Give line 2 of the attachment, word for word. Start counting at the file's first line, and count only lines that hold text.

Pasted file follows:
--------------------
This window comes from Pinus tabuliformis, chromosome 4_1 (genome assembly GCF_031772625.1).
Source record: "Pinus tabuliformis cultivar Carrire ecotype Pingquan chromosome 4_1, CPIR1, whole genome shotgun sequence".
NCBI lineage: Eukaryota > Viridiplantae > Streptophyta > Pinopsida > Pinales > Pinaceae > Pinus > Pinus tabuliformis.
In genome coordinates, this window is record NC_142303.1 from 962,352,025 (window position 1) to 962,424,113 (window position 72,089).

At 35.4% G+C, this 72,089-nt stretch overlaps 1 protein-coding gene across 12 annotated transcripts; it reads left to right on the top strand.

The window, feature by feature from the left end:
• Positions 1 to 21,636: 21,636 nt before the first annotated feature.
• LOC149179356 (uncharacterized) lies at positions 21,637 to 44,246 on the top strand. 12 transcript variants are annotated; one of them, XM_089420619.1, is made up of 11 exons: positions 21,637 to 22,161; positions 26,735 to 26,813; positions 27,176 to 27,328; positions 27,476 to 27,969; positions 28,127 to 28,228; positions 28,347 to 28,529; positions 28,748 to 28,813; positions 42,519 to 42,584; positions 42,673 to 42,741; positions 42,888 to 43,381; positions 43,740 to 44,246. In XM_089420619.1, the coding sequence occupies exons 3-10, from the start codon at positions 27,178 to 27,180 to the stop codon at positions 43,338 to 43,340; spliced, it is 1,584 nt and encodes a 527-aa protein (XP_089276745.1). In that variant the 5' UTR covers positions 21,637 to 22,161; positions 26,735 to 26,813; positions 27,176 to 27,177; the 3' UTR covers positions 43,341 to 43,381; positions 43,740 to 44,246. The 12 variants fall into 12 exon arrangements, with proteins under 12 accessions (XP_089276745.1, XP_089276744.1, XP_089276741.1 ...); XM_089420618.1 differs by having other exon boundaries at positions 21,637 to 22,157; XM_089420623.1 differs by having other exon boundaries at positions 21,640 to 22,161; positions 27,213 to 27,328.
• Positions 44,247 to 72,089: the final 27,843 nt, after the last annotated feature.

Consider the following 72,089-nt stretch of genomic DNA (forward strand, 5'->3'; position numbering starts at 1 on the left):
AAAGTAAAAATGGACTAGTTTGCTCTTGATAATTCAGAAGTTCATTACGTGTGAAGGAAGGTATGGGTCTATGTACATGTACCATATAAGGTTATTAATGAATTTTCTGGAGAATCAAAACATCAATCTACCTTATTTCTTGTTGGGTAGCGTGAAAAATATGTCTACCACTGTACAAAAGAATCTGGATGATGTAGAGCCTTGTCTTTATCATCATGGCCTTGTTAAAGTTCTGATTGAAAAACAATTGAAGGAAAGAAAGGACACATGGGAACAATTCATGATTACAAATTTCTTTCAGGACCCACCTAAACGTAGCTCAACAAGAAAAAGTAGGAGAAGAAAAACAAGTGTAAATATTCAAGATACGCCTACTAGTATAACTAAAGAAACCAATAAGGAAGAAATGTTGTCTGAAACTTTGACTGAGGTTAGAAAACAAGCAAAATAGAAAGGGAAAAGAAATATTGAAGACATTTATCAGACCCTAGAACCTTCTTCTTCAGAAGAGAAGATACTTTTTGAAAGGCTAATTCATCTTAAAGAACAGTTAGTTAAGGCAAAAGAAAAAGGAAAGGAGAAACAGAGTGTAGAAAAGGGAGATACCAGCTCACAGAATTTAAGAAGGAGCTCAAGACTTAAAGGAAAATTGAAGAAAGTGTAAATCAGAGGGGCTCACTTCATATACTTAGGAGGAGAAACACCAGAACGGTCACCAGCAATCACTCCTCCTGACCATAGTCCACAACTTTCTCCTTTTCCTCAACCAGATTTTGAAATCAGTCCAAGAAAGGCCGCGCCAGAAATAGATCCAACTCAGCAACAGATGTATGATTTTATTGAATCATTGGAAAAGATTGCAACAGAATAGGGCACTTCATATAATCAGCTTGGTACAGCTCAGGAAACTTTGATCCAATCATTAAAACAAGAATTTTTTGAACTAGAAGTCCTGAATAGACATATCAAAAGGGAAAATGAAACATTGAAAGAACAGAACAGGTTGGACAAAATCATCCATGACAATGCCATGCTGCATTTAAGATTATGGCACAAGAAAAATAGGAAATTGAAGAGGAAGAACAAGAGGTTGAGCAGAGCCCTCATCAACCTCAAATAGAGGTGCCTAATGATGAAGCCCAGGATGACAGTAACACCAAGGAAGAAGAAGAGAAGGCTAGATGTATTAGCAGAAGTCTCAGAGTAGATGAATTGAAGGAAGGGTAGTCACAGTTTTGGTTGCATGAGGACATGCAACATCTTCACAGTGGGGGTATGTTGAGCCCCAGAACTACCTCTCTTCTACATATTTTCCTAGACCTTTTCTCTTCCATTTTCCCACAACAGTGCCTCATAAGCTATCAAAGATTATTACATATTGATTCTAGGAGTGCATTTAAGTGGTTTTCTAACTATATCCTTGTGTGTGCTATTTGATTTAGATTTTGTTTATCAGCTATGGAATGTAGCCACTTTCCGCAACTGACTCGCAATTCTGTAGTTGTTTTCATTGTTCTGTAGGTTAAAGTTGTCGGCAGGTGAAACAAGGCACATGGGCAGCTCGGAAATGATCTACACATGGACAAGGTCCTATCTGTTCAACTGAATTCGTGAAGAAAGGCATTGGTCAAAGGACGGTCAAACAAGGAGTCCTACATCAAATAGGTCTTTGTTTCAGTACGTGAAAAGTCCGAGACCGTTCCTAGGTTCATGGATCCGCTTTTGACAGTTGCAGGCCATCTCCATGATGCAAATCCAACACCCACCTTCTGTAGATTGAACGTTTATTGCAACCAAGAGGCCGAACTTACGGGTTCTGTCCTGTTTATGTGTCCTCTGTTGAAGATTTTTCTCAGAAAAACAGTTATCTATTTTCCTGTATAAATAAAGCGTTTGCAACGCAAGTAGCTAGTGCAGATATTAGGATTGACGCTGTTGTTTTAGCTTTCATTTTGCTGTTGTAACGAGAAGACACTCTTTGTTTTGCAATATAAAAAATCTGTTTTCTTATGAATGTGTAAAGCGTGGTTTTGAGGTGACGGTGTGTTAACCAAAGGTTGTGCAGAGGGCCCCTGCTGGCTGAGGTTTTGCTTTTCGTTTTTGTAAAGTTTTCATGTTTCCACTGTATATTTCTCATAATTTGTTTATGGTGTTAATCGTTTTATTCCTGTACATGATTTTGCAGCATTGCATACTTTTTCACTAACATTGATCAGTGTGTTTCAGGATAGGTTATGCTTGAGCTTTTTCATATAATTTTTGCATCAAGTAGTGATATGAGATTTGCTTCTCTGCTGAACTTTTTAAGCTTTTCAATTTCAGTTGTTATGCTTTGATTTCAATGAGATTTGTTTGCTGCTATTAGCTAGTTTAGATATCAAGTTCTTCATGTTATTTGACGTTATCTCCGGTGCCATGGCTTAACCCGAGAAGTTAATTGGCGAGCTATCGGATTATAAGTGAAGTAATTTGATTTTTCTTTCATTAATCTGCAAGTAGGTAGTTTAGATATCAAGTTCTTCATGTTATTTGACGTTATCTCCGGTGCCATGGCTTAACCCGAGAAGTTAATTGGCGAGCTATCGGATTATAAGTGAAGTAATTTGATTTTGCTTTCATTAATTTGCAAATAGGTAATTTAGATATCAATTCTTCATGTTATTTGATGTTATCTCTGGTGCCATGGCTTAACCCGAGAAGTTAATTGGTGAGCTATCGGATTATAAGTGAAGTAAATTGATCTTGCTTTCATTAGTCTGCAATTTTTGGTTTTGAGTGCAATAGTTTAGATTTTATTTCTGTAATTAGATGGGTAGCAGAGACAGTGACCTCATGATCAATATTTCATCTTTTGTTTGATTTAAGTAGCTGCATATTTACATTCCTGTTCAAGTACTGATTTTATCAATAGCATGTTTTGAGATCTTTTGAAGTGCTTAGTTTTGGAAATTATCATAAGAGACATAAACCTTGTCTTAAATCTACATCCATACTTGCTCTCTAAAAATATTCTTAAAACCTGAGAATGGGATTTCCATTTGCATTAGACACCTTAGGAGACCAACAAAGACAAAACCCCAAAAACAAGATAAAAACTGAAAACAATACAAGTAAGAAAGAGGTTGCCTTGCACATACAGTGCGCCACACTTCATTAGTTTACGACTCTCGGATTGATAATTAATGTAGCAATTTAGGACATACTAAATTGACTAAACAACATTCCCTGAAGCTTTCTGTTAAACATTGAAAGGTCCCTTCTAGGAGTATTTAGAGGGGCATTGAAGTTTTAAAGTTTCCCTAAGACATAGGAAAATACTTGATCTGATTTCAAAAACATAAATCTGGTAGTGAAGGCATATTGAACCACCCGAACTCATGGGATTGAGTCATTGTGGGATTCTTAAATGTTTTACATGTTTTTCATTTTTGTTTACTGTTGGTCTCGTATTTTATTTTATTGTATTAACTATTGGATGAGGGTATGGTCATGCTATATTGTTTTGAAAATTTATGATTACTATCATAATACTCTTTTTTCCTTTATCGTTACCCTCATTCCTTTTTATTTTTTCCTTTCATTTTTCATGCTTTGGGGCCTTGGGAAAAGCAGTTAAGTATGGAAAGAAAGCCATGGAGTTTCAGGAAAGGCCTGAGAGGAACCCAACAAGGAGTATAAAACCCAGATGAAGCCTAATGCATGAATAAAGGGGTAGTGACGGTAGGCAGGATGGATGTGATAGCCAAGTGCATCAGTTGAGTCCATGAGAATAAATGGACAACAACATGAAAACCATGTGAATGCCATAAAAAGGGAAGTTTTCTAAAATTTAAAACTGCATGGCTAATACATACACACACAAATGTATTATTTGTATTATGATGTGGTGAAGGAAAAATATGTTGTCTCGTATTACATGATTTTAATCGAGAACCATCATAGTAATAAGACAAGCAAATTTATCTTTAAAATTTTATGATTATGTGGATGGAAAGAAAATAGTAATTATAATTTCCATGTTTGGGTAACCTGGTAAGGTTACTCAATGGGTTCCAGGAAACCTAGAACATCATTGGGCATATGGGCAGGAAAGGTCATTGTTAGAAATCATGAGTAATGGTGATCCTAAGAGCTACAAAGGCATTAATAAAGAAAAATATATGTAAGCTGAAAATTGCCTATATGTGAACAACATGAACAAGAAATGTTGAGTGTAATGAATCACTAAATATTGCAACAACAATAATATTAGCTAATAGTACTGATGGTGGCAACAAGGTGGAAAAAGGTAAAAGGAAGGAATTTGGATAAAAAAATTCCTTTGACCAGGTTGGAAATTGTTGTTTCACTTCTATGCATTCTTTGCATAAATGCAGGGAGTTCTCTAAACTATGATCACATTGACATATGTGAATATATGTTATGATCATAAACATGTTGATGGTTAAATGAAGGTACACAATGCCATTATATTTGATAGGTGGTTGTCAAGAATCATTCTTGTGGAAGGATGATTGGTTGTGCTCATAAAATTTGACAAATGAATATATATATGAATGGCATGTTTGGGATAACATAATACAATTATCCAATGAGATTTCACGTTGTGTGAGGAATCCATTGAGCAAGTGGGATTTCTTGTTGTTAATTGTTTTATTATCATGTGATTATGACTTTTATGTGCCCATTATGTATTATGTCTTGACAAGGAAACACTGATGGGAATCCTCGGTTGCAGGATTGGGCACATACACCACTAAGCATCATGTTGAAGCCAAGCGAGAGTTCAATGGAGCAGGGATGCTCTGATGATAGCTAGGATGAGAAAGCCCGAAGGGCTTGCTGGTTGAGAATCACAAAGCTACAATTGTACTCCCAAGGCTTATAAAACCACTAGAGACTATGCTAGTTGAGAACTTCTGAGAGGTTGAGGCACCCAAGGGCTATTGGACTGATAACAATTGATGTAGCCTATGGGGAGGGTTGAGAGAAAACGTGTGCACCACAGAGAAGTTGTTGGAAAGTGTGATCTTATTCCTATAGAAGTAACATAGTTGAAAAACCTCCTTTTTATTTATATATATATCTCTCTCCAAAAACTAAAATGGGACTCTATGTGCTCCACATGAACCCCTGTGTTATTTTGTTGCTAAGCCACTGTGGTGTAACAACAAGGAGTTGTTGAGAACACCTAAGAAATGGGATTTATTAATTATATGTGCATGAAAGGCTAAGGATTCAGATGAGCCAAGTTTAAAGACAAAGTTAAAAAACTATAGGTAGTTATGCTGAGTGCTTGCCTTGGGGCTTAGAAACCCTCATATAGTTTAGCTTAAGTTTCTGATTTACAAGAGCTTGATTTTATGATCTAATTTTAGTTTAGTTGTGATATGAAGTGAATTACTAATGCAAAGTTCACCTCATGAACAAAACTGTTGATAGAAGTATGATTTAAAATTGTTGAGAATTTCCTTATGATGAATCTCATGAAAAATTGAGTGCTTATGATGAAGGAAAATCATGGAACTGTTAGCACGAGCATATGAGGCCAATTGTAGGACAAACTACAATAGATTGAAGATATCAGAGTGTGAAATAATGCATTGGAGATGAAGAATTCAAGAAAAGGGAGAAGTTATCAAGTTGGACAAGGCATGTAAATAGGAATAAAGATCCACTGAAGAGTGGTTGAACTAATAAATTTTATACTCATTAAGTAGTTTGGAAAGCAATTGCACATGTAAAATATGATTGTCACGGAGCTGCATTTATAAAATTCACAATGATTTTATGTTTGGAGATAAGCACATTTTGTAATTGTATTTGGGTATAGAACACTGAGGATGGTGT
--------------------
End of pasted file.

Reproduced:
Source record: "Pinus tabuliformis cultivar Carrire ecotype Pingquan chromosome 4_1, CPIR1, whole genome shotgun sequence".